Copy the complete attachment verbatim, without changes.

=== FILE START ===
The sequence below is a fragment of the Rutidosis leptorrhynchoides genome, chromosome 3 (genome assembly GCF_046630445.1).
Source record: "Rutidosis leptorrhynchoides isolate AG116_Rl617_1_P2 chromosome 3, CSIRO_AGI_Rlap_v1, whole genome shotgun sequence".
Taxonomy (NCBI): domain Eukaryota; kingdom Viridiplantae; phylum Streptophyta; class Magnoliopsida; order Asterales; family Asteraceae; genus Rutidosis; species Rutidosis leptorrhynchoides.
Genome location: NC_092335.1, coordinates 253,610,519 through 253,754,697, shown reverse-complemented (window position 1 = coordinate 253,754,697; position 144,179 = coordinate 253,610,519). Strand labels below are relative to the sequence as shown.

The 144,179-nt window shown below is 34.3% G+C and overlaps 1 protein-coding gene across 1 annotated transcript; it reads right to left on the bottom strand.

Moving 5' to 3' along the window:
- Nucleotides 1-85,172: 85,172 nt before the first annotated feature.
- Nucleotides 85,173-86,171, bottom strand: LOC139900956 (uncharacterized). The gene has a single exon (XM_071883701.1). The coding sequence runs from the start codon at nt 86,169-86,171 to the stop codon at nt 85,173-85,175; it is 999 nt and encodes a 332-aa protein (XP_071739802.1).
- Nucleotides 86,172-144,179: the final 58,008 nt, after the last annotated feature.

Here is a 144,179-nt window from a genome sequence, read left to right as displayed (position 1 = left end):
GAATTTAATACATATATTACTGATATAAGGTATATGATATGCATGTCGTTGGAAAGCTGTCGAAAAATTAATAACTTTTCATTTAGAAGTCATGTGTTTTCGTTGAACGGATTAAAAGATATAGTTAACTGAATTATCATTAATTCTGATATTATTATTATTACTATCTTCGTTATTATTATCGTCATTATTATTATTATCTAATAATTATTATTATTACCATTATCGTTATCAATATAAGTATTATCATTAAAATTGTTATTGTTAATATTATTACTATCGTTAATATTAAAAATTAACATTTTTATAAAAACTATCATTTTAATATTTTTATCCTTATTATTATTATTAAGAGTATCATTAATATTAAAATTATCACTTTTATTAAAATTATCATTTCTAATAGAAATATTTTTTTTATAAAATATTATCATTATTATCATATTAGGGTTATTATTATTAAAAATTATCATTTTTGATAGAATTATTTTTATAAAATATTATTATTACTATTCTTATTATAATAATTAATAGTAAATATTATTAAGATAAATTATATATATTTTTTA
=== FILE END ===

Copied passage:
The sequence below is a fragment of the Rutidosis leptorrhynchoides genome, chromosome 3 (genome assembly GCF_046630445.1).
Source record: "Rutidosis leptorrhynchoides isolate AG116_Rl617_1_P2 chromosome 3, CSIRO_AGI_Rlap_v1, whole genome shotgun sequence".
Taxonomy (NCBI): domain Eukaryota; kingdom Viridiplantae; phylum Streptophyta; class Magnoliopsida; order Asterales; family Asteraceae; genus Rutidosis; species Rutidosis leptorrhynchoides.
Genome location: NC_092335.1, coordinates 253,610,519 through 253,754,697, shown reverse-complemented (window position 1 = coordinate 253,754,697; position 144,179 = coordinate 253,610,519). Strand labels below are relative to the sequence as shown.

The 144,179-nt window shown below is 34.3% G+C and overlaps 1 protein-coding gene across 1 annotated transcript; it reads right to left on the bottom strand.

Moving 5' to 3' along the window:
- Nucleotides 1-85,172: 85,172 nt before the first annotated feature.
- Nucleotides 85,173-86,171, bottom strand: LOC139900956 (uncharacterized). The gene has a single exon (XM_071883701.1). The coding sequence runs from the start codon at nt 86,169-86,171 to the stop codon at nt 85,173-85,175; it is 999 nt and encodes a 332-aa protein (XP_071739802.1).
- Nucleotides 86,172-144,179: the final 58,008 nt, after the last annotated feature.

Here is a 144,179-nt window from a genome sequence, read left to right as displayed (position 1 = left end):
GAATTTAATACATATATTACTGATATAAGGTATATGATATGCATGTCGTTGGAAAGCTGTCGAAAAATTAATAACTTTTCATTTAGAAGTCATGTGTTTTCGTTGAACGGATTAAAAGATATAGTTAACTGAATTATCATTAATTCTGATATTATTATTATTACTATCTTCGTTATTATTATCGTCATTATTATTATTATCTAATAATTATTATTATTACCATTATCGTTATCAATATAAGTATTATCATTAAAATTGTTATTGTTAATATTATTACTATCGTTAATATTAAAAATTAACATTTTTATAAAAACTATCATTTTAATATTTTTATCCTTATTATTATTATTAAGAGTATCATTAATATTAAAATTATCACTTTTATTAAAATTATCATTTCTAATAGAAATATTTTTTTTATAAAATATTATCATTATTATCATATTAGGGTTATTATTATTAAAAATTATCATTTTTGATAGAATTATTTTTATAAAATATTATTATTACTATTCTTATTATAATAATTAATAGTAAATATTATTAAGATAAATTATATATATTTTTTA